Editor’s Note

Raise your hand if you have a pandemic pet…

Mine’s up, too.

After one of our beloved border collies died in 2019 at age 14, we were on a list for a pup and our lucky number came up in September.

Roxanne (her dad’s name is Sting) is a bundle of affection. Like many of you, we had someone working from home (my husband, Myles) and that was perfect for house training, crate training and general company-keeping. We also had Oliver, a 12-year-old border collie at home, who was less than pleased. It seems getting his nose constantly booped was not how he planned to spend his golden years.

As with our other dogs, we signed up for obedience classes. We learned how to socialize with other dogs, how to sit, down, stay, come, leave it. Leave it. Leave IT. (We only said it once, we just said it often!) It was a challenge with masks on, as puppies have a way of getting behind you, beside you, underneath your feet!

She had lots of company in the neighborhood as everyone else seemed to be getting puppies, too, and we heard the good news that Pittsburgh shelters were empty as abandoned pets were easily finding homes.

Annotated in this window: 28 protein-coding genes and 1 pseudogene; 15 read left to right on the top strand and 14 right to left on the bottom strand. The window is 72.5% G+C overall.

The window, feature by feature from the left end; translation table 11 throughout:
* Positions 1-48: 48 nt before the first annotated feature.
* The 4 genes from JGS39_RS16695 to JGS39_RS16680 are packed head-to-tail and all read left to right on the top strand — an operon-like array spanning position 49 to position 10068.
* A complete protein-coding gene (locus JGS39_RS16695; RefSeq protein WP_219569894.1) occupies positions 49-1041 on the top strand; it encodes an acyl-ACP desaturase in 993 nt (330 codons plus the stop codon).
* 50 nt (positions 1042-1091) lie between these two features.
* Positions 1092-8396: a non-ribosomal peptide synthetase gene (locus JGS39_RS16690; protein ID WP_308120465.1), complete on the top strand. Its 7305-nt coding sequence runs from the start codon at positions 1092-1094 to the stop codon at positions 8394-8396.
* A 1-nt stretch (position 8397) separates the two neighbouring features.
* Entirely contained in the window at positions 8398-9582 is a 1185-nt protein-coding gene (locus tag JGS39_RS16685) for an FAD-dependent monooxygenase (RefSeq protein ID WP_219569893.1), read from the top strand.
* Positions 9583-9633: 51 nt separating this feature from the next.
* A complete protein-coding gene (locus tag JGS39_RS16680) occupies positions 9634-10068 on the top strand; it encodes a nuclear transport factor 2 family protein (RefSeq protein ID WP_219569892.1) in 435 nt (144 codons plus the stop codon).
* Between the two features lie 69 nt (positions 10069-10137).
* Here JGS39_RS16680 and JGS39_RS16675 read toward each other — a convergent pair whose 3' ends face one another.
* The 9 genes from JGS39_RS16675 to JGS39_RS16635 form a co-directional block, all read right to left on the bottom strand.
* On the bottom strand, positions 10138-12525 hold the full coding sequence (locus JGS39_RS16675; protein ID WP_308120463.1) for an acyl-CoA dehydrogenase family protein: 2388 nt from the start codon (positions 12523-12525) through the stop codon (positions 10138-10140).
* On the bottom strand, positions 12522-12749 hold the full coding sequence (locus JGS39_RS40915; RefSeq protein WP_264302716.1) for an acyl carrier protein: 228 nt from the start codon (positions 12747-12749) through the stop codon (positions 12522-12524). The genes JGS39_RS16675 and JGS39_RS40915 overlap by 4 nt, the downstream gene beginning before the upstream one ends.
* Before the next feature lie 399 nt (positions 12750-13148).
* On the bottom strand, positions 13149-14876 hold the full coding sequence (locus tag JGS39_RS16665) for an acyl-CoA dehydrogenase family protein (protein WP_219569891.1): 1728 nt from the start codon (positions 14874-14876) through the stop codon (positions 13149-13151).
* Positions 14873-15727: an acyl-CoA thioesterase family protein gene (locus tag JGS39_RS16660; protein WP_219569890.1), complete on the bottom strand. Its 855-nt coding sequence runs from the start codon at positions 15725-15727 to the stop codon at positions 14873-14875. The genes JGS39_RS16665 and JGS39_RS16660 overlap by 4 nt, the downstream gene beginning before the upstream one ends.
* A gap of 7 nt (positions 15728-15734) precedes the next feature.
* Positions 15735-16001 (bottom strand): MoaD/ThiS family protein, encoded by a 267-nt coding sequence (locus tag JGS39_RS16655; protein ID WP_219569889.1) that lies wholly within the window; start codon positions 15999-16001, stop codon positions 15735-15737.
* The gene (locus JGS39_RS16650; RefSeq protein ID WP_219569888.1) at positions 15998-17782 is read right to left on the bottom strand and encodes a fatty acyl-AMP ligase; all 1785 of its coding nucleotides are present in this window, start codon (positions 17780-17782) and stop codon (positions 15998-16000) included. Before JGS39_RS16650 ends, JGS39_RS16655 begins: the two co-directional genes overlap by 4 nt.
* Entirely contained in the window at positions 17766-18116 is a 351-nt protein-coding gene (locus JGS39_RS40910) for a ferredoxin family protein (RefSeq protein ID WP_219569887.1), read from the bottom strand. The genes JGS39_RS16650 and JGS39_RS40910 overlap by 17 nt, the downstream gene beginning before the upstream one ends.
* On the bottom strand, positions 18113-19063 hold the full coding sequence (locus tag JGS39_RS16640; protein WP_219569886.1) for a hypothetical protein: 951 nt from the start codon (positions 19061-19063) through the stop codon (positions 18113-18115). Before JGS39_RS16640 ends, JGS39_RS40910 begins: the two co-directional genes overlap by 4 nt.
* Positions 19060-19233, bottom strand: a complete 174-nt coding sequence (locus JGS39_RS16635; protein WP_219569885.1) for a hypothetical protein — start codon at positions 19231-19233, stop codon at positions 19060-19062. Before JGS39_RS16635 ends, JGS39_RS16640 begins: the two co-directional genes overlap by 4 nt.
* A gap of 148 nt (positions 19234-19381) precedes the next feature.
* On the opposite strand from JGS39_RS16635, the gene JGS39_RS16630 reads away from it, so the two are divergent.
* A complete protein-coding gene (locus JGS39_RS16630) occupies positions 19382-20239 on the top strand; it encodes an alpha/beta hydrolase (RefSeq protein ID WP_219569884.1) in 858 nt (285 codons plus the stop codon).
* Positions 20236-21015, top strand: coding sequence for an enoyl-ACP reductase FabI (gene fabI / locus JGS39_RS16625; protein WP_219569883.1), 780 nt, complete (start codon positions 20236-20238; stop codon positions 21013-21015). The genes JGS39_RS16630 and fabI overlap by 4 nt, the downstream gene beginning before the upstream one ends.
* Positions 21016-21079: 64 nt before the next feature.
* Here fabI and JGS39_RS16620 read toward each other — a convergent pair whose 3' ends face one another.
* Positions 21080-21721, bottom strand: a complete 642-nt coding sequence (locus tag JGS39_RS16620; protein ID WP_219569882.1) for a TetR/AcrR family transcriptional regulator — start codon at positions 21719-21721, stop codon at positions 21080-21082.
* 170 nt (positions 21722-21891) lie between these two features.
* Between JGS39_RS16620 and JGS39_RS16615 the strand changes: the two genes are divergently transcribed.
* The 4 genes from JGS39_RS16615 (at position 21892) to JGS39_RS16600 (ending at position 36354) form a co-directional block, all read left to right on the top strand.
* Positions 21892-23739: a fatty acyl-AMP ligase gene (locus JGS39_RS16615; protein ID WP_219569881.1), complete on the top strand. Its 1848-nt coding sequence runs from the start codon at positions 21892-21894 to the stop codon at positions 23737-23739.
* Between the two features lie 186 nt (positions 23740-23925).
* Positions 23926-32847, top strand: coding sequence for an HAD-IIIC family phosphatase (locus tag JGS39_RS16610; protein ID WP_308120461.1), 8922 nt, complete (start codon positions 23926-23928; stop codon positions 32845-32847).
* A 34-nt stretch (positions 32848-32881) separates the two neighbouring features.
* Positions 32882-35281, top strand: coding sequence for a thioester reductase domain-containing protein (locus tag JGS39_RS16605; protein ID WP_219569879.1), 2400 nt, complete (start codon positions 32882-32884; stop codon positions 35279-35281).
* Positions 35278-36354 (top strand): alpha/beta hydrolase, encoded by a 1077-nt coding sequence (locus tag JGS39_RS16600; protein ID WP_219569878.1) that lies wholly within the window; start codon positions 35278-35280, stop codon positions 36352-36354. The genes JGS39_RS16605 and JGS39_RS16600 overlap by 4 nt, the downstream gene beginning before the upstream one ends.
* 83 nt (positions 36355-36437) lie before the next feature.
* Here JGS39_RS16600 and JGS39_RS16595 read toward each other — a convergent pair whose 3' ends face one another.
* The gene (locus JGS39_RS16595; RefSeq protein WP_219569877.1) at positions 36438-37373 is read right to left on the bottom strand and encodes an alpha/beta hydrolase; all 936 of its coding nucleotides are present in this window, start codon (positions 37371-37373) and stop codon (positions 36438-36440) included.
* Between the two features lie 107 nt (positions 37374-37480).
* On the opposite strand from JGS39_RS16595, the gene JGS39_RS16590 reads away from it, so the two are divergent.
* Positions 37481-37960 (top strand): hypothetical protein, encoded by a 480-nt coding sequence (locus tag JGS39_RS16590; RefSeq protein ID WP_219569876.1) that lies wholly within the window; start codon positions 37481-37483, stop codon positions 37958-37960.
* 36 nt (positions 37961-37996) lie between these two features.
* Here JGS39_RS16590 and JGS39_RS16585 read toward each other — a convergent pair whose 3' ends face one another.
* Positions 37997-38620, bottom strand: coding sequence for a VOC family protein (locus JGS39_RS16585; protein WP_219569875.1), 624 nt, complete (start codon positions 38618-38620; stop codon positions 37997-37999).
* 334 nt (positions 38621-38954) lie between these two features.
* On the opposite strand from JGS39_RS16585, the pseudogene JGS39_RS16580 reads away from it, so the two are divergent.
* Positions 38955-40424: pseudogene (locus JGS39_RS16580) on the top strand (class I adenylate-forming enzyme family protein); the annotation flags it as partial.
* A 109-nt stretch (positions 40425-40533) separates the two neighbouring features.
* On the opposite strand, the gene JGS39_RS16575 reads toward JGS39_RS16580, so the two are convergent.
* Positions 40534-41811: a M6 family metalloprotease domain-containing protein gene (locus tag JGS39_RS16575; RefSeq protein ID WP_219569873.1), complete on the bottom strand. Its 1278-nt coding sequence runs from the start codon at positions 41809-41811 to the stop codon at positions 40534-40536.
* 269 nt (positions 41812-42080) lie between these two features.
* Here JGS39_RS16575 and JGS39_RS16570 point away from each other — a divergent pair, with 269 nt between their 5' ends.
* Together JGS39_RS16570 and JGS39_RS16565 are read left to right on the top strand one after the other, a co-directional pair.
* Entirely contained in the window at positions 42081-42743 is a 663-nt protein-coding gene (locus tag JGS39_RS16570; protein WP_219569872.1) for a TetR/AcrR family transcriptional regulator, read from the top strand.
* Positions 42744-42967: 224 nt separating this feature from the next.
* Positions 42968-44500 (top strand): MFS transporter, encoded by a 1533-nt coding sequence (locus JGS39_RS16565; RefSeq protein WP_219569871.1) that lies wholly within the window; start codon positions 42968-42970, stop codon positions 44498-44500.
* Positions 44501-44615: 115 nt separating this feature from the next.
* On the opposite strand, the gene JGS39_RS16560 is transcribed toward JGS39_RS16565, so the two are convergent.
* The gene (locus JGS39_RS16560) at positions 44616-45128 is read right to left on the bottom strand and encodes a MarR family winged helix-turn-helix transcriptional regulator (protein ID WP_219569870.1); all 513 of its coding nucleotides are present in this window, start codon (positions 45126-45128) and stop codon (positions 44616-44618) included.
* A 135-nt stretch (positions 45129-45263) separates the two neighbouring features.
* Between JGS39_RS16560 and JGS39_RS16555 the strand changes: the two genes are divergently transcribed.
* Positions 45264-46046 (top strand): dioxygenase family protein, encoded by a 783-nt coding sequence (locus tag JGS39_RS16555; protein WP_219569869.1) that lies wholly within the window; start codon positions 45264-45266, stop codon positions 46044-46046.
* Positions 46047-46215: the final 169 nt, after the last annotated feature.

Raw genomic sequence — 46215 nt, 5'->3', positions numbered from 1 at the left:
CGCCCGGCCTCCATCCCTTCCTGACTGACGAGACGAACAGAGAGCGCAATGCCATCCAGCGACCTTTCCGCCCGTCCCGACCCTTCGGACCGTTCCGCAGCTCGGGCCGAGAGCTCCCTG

We are hoping to do agility with Roxanne. If you’ve never seen it, it goes like this: You run your dog through obstacles, such as jumps, teeter-totters and vertical tires, for speed, and at the end, your dog jumps into your arms amid applause. Actually, that’s the way it’s supposed to go. For me, it’s my dog running way faster than me, going over the wrong jump, stealing the cones that mark the obstacles, me tripping over my feet and my dog running off the course and into the waiting area where all the other dogs are lined up.

But that was Oliver. I have a feeling Roxanne will be a superstar. Stay tuned.

For all the things that those smarty-pants border collies can do, there’s something they cannot: Make you breakfast. Merle Jantz profiles some Mt. Lebanon families whose pet chickens are not only cuddly, they feed the household with a constant supply of eggs. One chicken owner even gets her birds to come when called. If you’re considering bringing home some hens, don’t wing it; check out the story for the rules. That’ll keep your birds safe, your neighbors happy and the whole situation from becoming, um, foul.